Sea Technology

NOV 2013

The industry's recognized authority for design, engineering and application of equipment and services in the global ocean community

Issue link:

Contents of this Issue


Page 24 of 75

saving large amounts of expensive breathing gas, such as the helium/oxygen mix used commonly in deep-sea diving. Mine Countermeasures Besides salvage and recovery missions, the U.S. Navy also uses vehicles based off Hydroid REMUS AUVs for mine countermeasure (MCM) operations. As the Sea Stallion helicopters and Avenger-class MCM ships that have been the backbone of the Navy's MCM capabilities since the late Eighties begin to age out of service, AUVs are being introduced to enhance MCM capabilities in critical areas of responsibility. The U.S. Navy Fifth Fleet, whose area of responsibility includes the Arabian Gulf, Red Sea and parts of the East African coast, uses several MK 18 Mod 2 AUVs for its mine countermeasure operations. Based on the Hydroid REMUS 600 AUV design, these vehicles are much larger than the MK 18 Mod 1 and can operate for longer mission durations at greater depths and carry more sophisticated sonars. These operational capabilities make the MK 18 Mod 2 an important tool in the Fifth Fleet's efforts to secure this strategically vital region. The MK 18 Mod 2 has a maximum mission duration capability of 20 hours and a top speed of 5 knots, which makes it particularly well-suited for continuous monitoring of choke points and Q-routes. With the ability to be deployed by an 11-meter rigid hull infatable boat (RHIB) or directly from a ship, these AUVs are ideal for covering areas suspected of enemy mining without ever advertising exactly where the Navy is searching. In May 2013, these vehicles were used in the International Mine Countermeasure Exercises (IMCMEX), hosted by U.S. Naval Forces Central Command (NAVCENT)/U.S. 5th Fleet. The IMCMEX is a multilateral defense exercise in multiple operating areas in the Arabian Gulf. More than 6,500 service members, 35 ships and three task forces operated the length of the Gulf, through the Strait of Hormuz, and into the Gulf of Oman. In addition to the MK 18 Mod 2, the Naval Oceanographic Offce also operates the littoral battlespace (LBS) AUV, which is another version of the REMUS 600. Three LBS units have also been ordered by U.S. Space and Naval Warfare Systems Command (SPAWAR) and are currently under construction. Conclusion The addition of robotics technologies to warfare has had signifcant impacts across all branches of the U.S. military. A strong portfolio of AUVs, designed to meet the needs of any combat or noncombat mission, will be critical to the continued success of the U.S. Navy in the coming years. n Commander Tom Reynolds is a retired U.S. Navy explosive ordnance disposal (EOD) offcer and deepsea diver who joined Hydroid Inc. in the fall of 2012 as business development manager—defense. Reynolds is a veteran of multiple combat deployments, including six in Operation Iraqi Freedom. He has served as the EOD and Diving Task Group Commander in the U.S. Navy Fifth Fleet and as commanding offcer of Mobile Diving and Salvage Unit 2. November 2013 / st 25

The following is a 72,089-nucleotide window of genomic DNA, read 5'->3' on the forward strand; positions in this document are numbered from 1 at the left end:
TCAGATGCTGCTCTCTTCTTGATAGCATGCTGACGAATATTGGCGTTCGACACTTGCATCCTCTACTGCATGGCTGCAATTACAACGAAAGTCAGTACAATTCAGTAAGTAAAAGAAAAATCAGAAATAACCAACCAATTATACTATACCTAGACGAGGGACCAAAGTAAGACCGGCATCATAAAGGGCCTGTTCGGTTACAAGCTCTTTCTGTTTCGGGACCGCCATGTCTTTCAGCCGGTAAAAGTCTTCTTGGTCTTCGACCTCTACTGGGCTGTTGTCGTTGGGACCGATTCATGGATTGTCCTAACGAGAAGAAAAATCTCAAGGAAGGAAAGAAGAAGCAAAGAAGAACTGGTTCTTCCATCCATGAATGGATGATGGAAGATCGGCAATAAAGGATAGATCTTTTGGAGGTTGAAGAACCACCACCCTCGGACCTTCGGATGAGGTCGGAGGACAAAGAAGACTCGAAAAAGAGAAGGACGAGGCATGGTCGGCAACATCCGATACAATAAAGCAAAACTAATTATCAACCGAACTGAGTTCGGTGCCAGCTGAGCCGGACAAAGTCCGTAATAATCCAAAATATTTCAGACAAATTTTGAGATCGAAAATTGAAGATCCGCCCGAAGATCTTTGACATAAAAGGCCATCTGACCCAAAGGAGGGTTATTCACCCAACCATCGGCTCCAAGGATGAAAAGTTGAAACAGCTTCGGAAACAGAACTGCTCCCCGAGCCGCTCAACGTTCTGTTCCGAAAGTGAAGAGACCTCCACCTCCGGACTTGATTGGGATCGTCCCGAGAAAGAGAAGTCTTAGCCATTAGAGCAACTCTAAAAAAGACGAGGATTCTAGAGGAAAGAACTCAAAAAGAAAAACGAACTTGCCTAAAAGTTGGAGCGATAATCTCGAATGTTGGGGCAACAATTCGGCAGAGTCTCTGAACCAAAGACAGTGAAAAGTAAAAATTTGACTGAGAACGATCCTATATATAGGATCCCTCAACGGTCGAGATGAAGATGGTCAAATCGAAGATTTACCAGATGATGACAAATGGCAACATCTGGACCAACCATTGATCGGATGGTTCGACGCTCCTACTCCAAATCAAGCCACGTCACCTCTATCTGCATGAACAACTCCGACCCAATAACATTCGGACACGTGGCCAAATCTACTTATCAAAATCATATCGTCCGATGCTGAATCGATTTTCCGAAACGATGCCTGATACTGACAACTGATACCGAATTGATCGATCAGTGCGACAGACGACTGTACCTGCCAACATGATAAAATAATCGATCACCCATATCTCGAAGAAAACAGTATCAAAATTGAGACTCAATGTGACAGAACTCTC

Articles in this issue

Links on this page

Archives of this issue

view archives of Sea Technology - NOV 2013